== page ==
Sunday, February 17, 2013

Gunslinger's Breaking Through on CD

Gunslinger bills itself as a "genre-jumping group of musicians/producers and DJs...pairing past with present, blending classical song structure and vocal with years of professional electronic dance experience." That description could fit most up-and-coming alternative bands these days, but where Gunslinger excels is in the seamless blending of these two realms, of avoiding the trap of sounding like a '70s rock band drowned in goofy electronic effects. Gunslinger, which is actually an international duo (Anthem is from SoCal while Vidal is from Lisbon, Portugal), keeps the songs on Breaking Through strong, lean and tight without the constant gear-shifting and strange ambient tangents that define most indie bands these days.

Stripped down to their skivvies, these songs are basic rock and roll, slanted perhaps to prog and maybe even glam (the opening title track will probably remind you of T. Rex), but catchy and anthemic and more suited to arenas than the local underground club. The electronic peripherals are just that, framing devices, and you won't walk into a room during a random moment of Breaking Through and wonder "What kind of music is this?" It won't take you long to realize it's contemporary with its manufactured beats and deftly layered ambience, but you'll feel at home. Gunslinger sounds like a less manic and drama-ridden version of Muse, and if you're the kind of person who hears Muse and thinks about Sweet, these two guys will drop you off at the same bus stop.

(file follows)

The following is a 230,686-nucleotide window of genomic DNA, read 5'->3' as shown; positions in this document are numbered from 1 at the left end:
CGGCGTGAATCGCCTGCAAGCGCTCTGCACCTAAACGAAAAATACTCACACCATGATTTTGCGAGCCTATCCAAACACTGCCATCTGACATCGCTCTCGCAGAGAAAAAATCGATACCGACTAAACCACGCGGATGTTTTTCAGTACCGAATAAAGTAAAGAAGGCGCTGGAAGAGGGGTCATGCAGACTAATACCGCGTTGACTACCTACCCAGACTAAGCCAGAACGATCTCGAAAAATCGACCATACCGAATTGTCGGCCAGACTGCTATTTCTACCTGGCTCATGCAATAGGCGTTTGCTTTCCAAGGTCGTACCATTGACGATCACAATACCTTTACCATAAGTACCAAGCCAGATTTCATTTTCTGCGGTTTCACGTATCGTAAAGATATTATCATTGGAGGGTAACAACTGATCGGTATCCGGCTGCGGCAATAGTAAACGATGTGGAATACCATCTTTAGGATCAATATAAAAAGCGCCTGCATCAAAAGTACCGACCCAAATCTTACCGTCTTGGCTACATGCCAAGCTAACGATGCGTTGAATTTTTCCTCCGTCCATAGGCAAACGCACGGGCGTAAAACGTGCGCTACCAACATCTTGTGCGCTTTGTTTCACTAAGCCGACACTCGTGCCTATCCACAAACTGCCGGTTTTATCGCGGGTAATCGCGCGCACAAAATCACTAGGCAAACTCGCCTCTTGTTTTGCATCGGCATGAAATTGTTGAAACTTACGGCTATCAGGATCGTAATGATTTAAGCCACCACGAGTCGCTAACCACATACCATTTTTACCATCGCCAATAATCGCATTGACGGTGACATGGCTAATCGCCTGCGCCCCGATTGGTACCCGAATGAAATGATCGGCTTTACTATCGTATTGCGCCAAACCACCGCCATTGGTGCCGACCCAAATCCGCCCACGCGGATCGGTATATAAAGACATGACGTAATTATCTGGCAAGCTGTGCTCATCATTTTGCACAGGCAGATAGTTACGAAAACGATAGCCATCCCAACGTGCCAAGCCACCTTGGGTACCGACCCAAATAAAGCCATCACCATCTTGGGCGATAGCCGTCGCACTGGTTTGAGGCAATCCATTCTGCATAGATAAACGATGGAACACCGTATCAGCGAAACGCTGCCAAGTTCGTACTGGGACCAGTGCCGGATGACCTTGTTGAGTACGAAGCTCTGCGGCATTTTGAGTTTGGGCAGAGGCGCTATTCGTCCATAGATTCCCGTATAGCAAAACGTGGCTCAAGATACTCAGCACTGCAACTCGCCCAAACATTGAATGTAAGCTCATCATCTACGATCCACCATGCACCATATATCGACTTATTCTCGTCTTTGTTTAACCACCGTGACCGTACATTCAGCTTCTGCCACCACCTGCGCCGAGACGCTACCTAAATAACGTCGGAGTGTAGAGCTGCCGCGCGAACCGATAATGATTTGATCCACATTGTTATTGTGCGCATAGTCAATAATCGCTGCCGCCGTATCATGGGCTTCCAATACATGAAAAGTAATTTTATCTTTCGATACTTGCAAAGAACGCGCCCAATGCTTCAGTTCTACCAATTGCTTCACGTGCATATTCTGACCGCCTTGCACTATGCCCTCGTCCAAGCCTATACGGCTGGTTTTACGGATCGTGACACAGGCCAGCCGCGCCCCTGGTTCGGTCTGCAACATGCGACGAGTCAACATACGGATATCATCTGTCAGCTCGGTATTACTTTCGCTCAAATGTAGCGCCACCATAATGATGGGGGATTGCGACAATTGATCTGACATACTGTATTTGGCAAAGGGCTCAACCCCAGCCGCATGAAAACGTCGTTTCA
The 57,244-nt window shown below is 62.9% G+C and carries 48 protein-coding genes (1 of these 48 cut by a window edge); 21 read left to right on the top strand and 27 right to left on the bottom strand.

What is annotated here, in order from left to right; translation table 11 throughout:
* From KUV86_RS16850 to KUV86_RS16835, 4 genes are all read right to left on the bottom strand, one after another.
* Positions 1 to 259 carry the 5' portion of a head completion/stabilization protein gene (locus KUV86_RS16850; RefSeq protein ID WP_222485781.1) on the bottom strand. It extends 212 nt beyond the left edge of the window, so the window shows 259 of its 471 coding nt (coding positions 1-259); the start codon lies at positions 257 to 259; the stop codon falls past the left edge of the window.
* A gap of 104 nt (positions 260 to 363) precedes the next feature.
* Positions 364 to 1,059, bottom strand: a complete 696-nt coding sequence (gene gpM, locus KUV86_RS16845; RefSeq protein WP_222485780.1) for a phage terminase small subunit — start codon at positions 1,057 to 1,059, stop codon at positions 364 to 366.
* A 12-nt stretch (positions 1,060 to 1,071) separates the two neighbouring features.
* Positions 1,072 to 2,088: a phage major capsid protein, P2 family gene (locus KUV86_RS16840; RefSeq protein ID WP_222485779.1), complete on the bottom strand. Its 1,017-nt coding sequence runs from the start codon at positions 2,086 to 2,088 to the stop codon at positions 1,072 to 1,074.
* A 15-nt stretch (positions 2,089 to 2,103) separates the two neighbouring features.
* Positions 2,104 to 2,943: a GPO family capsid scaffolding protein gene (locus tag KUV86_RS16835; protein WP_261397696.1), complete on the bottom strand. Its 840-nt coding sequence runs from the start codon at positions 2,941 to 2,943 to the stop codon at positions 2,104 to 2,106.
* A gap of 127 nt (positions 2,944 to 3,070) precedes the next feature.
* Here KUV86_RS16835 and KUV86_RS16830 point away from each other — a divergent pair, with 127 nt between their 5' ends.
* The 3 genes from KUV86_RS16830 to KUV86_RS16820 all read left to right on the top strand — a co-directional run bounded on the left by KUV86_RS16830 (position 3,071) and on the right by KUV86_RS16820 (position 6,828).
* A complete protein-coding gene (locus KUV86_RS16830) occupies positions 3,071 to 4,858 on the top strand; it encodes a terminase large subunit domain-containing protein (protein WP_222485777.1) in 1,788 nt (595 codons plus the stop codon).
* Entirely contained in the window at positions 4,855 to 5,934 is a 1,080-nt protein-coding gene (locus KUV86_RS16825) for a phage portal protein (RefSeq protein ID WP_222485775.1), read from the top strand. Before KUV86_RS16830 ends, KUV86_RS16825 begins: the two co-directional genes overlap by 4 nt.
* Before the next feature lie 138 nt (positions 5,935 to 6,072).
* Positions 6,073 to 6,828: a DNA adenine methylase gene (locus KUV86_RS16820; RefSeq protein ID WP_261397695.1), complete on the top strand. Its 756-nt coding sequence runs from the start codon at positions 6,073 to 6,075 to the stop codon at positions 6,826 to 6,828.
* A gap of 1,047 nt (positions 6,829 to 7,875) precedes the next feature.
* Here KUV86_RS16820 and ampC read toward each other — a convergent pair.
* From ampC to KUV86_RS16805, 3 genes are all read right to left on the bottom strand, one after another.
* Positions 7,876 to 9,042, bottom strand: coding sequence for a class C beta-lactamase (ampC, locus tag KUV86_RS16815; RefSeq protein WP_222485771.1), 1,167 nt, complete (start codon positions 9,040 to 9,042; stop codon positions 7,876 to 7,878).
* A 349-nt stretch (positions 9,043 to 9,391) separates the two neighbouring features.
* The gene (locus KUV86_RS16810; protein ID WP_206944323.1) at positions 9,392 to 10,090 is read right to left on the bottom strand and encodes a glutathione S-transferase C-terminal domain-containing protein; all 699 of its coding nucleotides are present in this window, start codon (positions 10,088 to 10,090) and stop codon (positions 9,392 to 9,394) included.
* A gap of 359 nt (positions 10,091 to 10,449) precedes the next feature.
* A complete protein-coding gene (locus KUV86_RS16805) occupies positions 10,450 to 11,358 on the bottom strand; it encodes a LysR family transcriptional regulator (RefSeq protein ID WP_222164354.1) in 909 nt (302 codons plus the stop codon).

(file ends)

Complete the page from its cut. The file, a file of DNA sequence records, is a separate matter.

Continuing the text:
Out in the real world, Gunslinger is making a name for themselves. Their live gigs can either be a DJ set or a stage show with drums, guitars and keyboards. Anthem and Vidal are even planning a remix of The Doors' Waiting for the Sun, which shows they have strong ties and a healthy amount of respect for the stuff baby Boomers hold dear--which is obvious when you listen to Breaking Through. Look at it this way...I know lots of people my age who are looking for an entry into the DJ scene and perhaps jump too readily into the deep end and find themselves quickly dog-pedaling back to the edge of the pool. (There's a friend of mine who nearly drowned a couple of weeks ago while listening to the latest from Shackleton--too soon, too soon!) Gunslinger might be a good lesson #1 for those cautious soles who want to explore what the kids are listening while still basking on dry land, listening to Electric Warrior and Desolation Boulevard.

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